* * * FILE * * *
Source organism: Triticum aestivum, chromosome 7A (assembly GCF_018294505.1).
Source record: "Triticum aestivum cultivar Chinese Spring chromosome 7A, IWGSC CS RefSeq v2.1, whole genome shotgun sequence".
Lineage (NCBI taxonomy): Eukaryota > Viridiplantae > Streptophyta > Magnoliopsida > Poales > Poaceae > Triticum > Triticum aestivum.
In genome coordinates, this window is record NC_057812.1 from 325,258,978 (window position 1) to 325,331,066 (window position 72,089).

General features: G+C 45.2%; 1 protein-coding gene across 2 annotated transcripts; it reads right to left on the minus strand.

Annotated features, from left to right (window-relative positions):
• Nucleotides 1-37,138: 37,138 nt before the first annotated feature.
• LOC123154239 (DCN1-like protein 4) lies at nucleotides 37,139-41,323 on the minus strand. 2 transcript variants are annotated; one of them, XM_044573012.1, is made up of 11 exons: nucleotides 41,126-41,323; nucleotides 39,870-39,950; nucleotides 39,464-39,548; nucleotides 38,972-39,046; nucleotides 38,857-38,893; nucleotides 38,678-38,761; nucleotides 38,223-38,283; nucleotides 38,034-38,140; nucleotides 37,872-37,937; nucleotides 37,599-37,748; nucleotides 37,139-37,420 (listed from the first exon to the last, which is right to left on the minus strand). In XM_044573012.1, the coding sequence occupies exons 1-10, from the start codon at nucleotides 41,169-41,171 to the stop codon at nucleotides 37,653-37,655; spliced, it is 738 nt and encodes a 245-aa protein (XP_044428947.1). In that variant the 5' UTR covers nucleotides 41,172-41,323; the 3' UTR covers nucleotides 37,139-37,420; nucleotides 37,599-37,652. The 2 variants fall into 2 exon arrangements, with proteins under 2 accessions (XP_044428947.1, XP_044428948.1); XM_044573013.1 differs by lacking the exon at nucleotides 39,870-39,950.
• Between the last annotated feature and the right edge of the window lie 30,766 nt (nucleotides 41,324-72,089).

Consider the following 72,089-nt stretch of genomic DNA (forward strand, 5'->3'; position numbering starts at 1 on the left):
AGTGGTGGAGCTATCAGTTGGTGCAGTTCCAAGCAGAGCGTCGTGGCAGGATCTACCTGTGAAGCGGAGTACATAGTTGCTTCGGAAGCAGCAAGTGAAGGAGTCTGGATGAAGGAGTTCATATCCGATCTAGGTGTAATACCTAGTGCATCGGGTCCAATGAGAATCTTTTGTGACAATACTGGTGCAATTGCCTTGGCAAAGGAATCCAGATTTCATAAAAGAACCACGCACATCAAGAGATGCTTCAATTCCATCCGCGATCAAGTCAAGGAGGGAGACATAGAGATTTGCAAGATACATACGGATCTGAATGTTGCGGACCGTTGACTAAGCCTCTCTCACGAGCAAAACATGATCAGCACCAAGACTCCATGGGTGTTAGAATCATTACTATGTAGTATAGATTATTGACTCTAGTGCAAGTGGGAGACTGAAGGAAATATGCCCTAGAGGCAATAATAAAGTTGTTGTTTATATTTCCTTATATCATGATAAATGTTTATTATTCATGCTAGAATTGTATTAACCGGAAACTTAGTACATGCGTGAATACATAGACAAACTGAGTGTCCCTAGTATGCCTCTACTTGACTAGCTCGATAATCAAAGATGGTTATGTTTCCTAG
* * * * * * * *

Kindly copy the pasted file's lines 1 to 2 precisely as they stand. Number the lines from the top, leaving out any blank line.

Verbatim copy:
Source organism: Triticum aestivum, chromosome 7A (assembly GCF_018294505.1).
Source record: "Triticum aestivum cultivar Chinese Spring chromosome 7A, IWGSC CS RefSeq v2.1, whole genome shotgun sequence".